But first things first, I needed to cut some tiles to fit around the toilet opening, along the back wall, and around the floor vent space. I done mentioned my saw intimidation, turns out it was a non issue. My nice neighbor has a tile saw and was happy to lend it to me/teach me how to use it. Cutting the few tiles was really no big deal at all! I got that finished and the tiles refit Thursday just in time to pause and go pick up the kids. Little did they know it was going to be a frozen pizza, not even sit down together, dinner night. I had tiles to set!
Again with the thin set.
I was a little worried that I hadn’t used enough thin set with the backer boards (time will tell I guess) so maybe I overcompensated when I was laying the tile. At first I was making a giant mess but after a few I got the hang of spreading an even layer of mortar, raking it, and applying the tiles and spacers in an orderly fashion. My youngest thought the process was pretty cool and “helped” some. Mostly he watched but I did let him press a few tiles into place.
And then it was time to wait for the materials to set. Again. Friday and Saturday were both busy days and (I was working Friday night) so other than pulling the spacers out, nothing happened until Sunday…
On Sunday morning I got up early (for me), made my coffee and tried out some edging layouts with the glass/stone mosaic tile sheets I had picked up.
These things are not cheap but I only needed two sheets. Also they’re apparently mostly used for back splashes and wall tiling but I found at least one website that talked about doing mosaic tiling on floors and the sides of the room are little to no traffic areas. Plus they’re the same thickness as the other tiles which, from what I could tell, was a key factor.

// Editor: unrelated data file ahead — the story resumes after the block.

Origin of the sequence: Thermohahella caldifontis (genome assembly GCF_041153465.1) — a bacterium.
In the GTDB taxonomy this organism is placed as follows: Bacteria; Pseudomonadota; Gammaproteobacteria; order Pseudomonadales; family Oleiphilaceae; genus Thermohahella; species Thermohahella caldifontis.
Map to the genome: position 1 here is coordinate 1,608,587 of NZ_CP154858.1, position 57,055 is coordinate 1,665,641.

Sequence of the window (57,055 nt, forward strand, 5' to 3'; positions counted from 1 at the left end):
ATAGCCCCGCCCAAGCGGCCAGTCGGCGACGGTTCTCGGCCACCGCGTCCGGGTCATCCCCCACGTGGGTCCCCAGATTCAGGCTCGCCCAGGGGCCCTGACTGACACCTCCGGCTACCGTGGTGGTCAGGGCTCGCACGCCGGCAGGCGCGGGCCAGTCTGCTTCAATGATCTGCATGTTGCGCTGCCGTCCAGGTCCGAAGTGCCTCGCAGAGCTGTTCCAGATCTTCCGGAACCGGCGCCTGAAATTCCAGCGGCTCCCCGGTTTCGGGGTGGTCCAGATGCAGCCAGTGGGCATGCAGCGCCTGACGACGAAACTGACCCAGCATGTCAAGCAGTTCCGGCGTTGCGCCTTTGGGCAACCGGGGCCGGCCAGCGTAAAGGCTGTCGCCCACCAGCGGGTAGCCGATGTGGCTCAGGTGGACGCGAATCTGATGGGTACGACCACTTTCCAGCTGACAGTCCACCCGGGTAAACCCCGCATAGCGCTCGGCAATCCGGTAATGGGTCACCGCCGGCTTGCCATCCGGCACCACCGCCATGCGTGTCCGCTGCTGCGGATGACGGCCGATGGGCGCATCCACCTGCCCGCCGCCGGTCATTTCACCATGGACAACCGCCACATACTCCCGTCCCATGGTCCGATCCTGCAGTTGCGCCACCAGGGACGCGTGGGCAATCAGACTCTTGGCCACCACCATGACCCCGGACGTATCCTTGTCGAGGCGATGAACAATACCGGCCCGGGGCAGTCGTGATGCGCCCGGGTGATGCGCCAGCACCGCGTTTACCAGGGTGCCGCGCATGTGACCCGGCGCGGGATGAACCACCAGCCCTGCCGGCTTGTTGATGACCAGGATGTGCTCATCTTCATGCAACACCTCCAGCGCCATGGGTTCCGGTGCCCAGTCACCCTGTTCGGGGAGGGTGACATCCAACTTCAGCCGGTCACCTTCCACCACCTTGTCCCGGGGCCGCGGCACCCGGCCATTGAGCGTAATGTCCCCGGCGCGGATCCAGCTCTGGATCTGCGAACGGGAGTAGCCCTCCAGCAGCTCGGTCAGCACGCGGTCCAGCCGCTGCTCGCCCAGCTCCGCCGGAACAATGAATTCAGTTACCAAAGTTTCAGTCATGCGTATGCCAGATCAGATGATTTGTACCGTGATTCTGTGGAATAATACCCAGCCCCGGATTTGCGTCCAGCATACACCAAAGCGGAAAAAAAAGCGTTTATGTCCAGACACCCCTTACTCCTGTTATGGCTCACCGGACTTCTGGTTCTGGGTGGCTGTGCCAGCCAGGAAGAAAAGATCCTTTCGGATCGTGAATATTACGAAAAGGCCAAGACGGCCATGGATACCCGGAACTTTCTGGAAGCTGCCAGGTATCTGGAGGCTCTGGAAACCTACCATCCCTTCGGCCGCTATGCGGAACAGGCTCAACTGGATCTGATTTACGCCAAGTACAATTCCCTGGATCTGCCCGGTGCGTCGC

They were a little messy to put down and I definitely used a little too much thin set in a couple areas making them less than even but all in all the results aren’t too bad.
I definitely like the what they add to the aesthetic of the bathroom..
Yes, I know, the walls are terrible. That’s something to take care of later in the process. After all the edging tiles were down I left them alone for a while and later that afternoon we grouted. BTW grout is Not the same as thin set. It also takes a lot of water to a little powder. My fifteen year old was roped into helping me with the grouting and we learned that the hard way. Let’s just say we had some extra grout mixed when all was said and done.
Also, grouting is a messy, messy process. It cleaned up a little better than what you see there. After a day or two of letting the grout set, I applied a sealer. It was really not too exciting and didn’t change the appearance at all so I took zero pictures of that. I did take some of the purple paint on the back wall.
With the floor done and some paint on the wall it was time to start putting this thing back together. Well, at least get the toilet back in. It’s still not quite back together…but I’ll tell you more about the details of that another time.